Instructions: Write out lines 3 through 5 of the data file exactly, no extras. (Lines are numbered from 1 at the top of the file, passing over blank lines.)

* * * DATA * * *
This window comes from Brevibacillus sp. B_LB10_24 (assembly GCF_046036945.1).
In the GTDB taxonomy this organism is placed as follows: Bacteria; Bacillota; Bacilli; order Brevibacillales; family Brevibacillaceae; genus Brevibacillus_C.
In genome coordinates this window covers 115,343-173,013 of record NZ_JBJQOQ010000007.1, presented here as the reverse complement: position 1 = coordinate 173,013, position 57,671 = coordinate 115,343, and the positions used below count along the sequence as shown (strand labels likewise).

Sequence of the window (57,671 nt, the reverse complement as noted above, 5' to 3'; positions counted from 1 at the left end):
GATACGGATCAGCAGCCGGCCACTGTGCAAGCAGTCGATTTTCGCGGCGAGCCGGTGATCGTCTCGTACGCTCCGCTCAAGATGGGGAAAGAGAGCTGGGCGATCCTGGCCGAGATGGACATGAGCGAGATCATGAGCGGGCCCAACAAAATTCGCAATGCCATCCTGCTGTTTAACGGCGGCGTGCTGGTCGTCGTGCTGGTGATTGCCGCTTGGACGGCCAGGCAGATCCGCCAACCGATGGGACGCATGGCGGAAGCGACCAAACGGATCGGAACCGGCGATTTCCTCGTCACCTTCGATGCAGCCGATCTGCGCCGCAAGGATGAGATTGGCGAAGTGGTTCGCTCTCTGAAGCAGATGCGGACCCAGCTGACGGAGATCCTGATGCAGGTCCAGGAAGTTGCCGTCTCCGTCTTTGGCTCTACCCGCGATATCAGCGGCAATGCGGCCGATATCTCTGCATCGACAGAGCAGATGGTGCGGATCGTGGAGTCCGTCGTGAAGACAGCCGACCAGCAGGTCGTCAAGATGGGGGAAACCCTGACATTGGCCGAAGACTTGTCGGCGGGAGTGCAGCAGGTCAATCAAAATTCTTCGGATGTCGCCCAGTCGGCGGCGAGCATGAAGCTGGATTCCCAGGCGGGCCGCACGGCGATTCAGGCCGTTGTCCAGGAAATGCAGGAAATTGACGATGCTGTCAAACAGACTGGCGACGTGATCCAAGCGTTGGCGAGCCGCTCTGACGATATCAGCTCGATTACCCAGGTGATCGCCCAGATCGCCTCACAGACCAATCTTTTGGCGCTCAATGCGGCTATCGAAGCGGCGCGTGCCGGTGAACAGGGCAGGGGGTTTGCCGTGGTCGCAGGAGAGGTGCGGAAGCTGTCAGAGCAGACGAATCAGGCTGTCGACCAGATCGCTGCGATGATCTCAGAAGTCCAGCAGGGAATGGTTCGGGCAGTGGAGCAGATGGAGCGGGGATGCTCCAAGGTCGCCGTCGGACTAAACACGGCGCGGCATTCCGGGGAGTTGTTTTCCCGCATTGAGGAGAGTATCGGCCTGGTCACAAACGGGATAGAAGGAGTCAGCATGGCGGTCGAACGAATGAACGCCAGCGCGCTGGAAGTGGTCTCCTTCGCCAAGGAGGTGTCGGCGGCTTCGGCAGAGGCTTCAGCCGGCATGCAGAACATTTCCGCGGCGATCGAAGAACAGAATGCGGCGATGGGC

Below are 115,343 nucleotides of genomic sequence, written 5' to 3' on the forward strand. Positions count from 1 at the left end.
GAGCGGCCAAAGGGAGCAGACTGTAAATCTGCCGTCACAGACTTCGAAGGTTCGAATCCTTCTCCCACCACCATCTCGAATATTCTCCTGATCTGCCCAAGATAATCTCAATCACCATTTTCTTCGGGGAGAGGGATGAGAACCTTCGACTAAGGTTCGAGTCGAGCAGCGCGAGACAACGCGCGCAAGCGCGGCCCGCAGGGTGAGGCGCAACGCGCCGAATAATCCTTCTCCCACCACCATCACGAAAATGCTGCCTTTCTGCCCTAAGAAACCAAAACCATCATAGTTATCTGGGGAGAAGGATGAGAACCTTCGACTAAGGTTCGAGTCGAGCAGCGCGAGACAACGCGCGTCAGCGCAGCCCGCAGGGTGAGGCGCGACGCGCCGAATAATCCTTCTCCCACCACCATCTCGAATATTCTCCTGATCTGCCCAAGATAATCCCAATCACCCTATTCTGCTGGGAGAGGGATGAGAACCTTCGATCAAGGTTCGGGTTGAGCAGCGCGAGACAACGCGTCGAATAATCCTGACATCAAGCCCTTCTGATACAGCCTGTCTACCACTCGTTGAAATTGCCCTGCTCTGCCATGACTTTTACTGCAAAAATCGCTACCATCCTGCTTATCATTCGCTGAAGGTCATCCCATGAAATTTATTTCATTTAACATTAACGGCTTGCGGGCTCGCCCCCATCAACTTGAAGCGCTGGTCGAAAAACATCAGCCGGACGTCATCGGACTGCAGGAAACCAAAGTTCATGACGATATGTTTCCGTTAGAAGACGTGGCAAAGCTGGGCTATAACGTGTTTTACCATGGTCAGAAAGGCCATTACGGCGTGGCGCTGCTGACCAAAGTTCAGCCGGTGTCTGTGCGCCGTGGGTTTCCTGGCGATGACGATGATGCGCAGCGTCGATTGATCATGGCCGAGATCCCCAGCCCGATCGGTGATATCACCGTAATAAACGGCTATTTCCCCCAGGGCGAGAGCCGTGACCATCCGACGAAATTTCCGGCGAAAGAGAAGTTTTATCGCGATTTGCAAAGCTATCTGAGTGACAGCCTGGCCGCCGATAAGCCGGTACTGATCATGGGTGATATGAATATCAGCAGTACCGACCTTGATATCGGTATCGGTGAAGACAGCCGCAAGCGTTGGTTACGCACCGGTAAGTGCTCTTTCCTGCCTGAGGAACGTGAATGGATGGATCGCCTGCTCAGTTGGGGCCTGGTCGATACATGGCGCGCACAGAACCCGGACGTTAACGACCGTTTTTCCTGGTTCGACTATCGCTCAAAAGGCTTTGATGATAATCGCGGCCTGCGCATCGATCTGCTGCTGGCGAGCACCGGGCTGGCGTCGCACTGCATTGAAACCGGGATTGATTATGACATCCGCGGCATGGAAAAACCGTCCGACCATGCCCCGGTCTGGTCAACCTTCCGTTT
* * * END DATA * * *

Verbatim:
In genome coordinates this window covers 115,343-173,013 of record NZ_JBJQOQ010000007.1, presented here as the reverse complement: position 1 = coordinate 173,013, position 57,671 = coordinate 115,343, and the positions used below count along the sequence as shown (strand labels likewise).

Sequence of the window (57,671 nt, the reverse complement as noted above, 5' to 3'; positions counted from 1 at the left end):
GATACGGATCAGCAGCCGGCCACTGTGCAAGCAGTCGATTTTCGCGGCGAGCCGGTGATCGTCTCGTACGCTCCGCTCAAGATGGGGAAAGAGAGCTGGGCGATCCTGGCCGAGATGGACATGAGCGAGATCATGAGCGGGCCCAACAAAATTCGCAATGCCATCCTGCTGTTTAACGGCGGCGTGCTGGTCGTCGTGCTGGTGATTGCCGCTTGGACGGCCAGGCAGATCCGCCAACCGATGGGACGCATGGCGGAAGCGACCAAACGGATCGGAACCGGCGATTTCCTCGTCACCTTCGATGCAGCCGATCTGCGCCGCAAGGATGAGATTGGCGAAGTGGTTCGCTCTCTGAAGCAGATGCGGACCCAGCTGACGGAGATCCTGATGCAGGTCCAGGAAGTTGCCGTCTCCGTCTTTGGCTCTACCCGCGATATCAGCGGCAATGCGGCCGATATCTCTGCATCGACAGAGCAGATGGTGCGGATCGTGGAGTCCGTCGTGAAGACAGCCGACCAGCAGGTCGTCAAGATGGGGGAAACCCTGACATTGGCCGAAGACTTGTCGGCGGGAGTGCAGCAGGTCAATCAAAATTCTTCGGATGTCGCCCAGTCGGCGGCGAGCATGAAGCTGGATTCCCAGGCGGGCCGCACGGCGATTCAGGCCGTTGTCCAGGAAATGCAGGAAATTGACGATGCTGTCAAACAGACTGGCGACGTGATCCAAGCGTTGGCGAGCCGCTCTGACGATATCAGCTCGATTACCCAGGTGATCGCCCAGATCGCCTCACAGACCAATCTTTTGGCGCTCAATGCGGCTATCGAAGCGGCGCGTGCCGGTGAACAGGGCAGGGGGTTTGCCGTGGTCGCAGGAGAGGTGCGGAAGCTGTCAGAGCAGACGAATCAGGCTGTCGACCAGATCGCTGCGATGATCTCAGAAGTCCAGCAGGGAATGGTTCGGGCAGTGGAGCAGATGGAGCGGGGATGCTCCAAGGTCGCCGTCGGACTAAACACGGCGCGGCATTCCGGGGAGTTGTTTTCCCGCATTGAGGAGAGTATCGGCCTGGTCACAAACGGGATAGAAGGAGTCAGCATGGCGGTCGAACGAATGAACGCCAGCGCGCTGGAAGTGGTCTCCTTCGCCAAGGAGGTGTCGGCGGCTTCGGCAGAGGCTTCAGCCGGCATGCAGAACATTTCCGCGGCGATCGAAGAACAGAATGCGGCGATGGGC